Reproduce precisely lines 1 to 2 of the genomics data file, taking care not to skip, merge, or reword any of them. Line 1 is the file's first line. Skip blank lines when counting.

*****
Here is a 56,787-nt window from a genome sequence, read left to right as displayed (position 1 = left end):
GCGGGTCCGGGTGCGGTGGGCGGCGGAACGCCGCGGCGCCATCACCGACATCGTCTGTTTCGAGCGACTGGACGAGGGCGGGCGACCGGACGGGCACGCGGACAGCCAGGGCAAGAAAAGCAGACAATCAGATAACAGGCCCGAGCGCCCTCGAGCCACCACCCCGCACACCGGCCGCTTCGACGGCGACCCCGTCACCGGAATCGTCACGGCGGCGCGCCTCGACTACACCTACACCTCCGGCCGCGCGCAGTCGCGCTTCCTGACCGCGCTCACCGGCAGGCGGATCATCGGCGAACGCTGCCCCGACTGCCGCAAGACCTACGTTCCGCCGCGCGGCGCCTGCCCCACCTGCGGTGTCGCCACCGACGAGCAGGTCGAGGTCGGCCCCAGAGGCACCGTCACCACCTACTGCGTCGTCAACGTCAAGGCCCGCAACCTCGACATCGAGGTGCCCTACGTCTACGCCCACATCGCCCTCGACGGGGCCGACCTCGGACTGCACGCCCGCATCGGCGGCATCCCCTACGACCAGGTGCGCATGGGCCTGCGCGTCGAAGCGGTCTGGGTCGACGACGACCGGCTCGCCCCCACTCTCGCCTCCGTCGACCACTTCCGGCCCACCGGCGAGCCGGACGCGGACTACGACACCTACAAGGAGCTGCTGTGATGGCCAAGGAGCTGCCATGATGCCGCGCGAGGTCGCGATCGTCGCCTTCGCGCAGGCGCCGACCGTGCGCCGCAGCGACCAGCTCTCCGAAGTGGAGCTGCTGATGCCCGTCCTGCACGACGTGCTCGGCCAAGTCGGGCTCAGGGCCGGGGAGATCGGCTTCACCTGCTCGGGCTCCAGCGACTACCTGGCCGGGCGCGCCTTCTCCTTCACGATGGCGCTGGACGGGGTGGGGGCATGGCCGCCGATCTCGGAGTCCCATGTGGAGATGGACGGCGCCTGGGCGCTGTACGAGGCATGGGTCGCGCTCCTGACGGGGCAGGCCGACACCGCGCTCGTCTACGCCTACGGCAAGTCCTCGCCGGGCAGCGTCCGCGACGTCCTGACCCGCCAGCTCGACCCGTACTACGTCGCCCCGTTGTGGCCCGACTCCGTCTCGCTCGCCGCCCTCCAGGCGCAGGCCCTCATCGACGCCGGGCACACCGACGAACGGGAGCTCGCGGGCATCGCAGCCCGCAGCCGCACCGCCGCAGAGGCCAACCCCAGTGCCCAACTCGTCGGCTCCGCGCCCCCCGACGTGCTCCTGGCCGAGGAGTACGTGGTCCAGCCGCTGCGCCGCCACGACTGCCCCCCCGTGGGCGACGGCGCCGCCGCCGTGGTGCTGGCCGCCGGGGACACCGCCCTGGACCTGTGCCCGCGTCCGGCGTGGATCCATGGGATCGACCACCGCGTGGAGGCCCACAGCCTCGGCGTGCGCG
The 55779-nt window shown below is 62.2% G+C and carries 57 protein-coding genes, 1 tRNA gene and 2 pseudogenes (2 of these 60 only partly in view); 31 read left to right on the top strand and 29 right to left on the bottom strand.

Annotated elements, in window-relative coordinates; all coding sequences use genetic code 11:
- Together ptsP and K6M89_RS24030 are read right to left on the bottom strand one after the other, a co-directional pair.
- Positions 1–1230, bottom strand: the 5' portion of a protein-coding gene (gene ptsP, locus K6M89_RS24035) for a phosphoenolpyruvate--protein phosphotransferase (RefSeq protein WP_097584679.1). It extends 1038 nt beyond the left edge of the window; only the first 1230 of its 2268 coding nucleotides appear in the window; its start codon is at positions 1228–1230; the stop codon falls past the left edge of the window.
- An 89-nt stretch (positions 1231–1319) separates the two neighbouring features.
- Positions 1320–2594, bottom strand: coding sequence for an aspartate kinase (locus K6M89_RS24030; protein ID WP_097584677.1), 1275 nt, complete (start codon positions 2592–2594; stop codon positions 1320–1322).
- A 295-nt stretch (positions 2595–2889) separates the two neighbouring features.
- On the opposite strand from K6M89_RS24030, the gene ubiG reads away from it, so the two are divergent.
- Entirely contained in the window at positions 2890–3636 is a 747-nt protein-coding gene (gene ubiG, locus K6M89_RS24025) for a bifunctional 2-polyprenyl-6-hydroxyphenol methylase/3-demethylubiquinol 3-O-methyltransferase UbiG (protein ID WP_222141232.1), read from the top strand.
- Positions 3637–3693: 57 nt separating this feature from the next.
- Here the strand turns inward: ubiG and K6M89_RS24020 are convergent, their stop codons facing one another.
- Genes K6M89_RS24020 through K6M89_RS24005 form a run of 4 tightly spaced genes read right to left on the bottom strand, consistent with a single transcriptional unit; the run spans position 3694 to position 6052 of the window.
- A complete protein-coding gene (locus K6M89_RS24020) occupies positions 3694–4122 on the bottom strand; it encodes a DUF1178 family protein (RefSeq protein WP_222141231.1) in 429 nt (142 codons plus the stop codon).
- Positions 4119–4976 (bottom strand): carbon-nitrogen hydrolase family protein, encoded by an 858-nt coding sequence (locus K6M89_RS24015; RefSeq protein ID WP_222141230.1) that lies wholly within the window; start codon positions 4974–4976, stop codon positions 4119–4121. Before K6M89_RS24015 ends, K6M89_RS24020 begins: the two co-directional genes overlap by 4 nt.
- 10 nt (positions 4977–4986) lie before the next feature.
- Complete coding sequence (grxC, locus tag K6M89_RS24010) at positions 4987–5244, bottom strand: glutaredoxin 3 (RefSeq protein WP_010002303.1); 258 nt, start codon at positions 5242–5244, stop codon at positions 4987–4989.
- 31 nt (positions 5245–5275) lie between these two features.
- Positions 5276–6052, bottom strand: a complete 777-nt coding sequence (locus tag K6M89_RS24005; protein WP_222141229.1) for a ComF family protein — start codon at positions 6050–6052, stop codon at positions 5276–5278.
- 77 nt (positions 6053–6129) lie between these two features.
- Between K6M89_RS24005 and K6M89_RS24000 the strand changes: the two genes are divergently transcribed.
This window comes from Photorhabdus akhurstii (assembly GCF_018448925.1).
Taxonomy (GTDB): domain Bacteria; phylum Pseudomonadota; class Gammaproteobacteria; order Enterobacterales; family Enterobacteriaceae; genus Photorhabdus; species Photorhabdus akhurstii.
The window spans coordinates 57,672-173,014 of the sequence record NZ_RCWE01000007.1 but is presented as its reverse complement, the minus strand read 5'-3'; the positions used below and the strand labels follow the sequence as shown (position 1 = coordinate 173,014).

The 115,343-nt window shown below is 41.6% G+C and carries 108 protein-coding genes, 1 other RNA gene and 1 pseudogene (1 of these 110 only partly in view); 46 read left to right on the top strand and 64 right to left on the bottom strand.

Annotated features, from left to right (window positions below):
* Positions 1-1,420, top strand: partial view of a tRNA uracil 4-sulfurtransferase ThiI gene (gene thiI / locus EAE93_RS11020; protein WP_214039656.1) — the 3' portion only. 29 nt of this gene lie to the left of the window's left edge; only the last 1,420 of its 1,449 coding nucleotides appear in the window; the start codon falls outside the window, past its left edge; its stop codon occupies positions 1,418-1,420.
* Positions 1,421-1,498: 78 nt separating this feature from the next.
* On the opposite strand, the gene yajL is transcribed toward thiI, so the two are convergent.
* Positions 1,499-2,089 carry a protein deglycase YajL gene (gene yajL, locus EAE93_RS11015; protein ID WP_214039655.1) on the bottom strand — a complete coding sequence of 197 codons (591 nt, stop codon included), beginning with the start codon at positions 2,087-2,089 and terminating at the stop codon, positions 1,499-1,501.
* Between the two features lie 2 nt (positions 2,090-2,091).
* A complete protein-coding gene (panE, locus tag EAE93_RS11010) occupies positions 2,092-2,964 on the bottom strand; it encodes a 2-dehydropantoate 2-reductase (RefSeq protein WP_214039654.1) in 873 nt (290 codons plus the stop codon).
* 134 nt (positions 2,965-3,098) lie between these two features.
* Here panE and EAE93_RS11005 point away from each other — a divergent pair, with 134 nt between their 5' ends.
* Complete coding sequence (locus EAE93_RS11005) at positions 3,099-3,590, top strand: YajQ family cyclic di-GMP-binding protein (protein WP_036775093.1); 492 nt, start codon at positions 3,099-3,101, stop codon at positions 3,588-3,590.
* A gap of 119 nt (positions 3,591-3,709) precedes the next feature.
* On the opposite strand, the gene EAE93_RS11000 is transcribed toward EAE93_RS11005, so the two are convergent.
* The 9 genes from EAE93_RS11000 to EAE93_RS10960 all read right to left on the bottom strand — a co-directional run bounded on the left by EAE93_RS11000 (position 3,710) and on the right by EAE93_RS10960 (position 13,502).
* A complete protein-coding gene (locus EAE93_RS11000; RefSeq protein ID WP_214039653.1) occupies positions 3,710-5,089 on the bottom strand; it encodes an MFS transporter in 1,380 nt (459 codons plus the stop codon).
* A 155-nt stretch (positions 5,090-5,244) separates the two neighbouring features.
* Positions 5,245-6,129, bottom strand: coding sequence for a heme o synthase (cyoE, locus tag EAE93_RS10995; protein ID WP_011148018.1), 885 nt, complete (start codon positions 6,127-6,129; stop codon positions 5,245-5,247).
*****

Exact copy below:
Here is a 56,787-nt window from a genome sequence, read left to right as displayed (position 1 = left end):
GCGGGTCCGGGTGCGGTGGGCGGCGGAACGCCGCGGCGCCATCACCGACATCGTCTGTTTCGAGCGACTGGACGAGGGCGGGCGACCGGACGGGCACGCGGACAGCCAGGGCAAGAAAAGCAGACAATCAGATAACAGGCCCGAGCGCCCTCGAGCCACCACCCCGCACACCGGCCGCTTCGACGGCGACCCCGTCACCGGAATCGTCACGGCGGCGCGCCTCGACTACACCTACACCTCCGGCCGCGCGCAGTCGCGCTTCCTGACCGCGCTCACCGGCAGGCGGATCATCGGCGAACGCTGCCCCGACTGCCGCAAGACCTACGTTCCGCCGCGCGGCGCCTGCCCCACCTGCGGTGTCGCCACCGACGAGCAGGTCGAGGTCGGCCCCAGAGGCACCGTCACCACCTACTGCGTCGTCAACGTCAAGGCCCGCAACCTCGACATCGAGGTGCCCTACGTCTACGCCCACATCGCCCTCGACGGGGCCGACCTCGGACTGCACGCCCGCATCGGCGGCATCCCCTACGACCAGGTGCGCATGGGCCTGCGCGTCGAAGCGGTCTGGGTCGACGACGACCGGCTCGCCCCCACTCTCGCCTCCGTCGACCACTTCCGGCCCACCGGCGAGCCGGACGCGGACTACGACACCTACAAGGAGCTGCTGTGATGGCCAAGGAGCTGCCATGATGCCGCGCGAGGTCGCGATCGTCGCCTTCGCGCAGGCGCCGACCGTGCGCCGCAGCGACCAGCTCTCCGAAGTGGAGCTGCTGATGCCCGTCCTGCACGACGTGCTCGGCCAAGTCGGGCTCAGGGCCGGGGAGATCGGCTTCACCTGCTCGGGCTCCAGCGACTACCTGGCCGGGCGCGCCTTCTCCTTCACGATGGCGCTGGACGGGGTGGGGGCATGGCCGCCGATCTCGGAGTCCCATGTGGAGATGGACGGCGCCTGGGCGCTGTACGAGGCATGGGTCGCGCTCCTGACGGGGCAGGCCGACACCGCGCTCGTCTACGCCTACGGCAAGTCCTCGCCGGGCAGCGTCCGCGACGTCCTGACCCGCCAGCTCGACCCGTACTACGTCGCCCCGTTGTGGCCCGACTCCGTCTCGCTCGCCGCCCTCCAGGCGCAGGCCCTCATCGACGCCGGGCACACCGACGAACGGGAGCTCGCGGGCATCGCAGCCCGCAGCCGCACCGCCGCAGAGGCCAACCCCAGTGCCCAACTCGTCGGCTCCGCGCCCCCCGACGTGCTCCTGGCCGAGGAGTACGTGGTCCAGCCGCTGCGCCGCCACGACTGCCCCCCCGTGGGCGACGGCGCCGCCGCCGTGGTGCTGGCCGCCGGGGACACCGCCCTGGACCTGTGCCCGCGTCCGGCGTGGATCCATGGGATCGACCACCGCGTGGAGGCCCACAGCCTCGGCGTGCGCG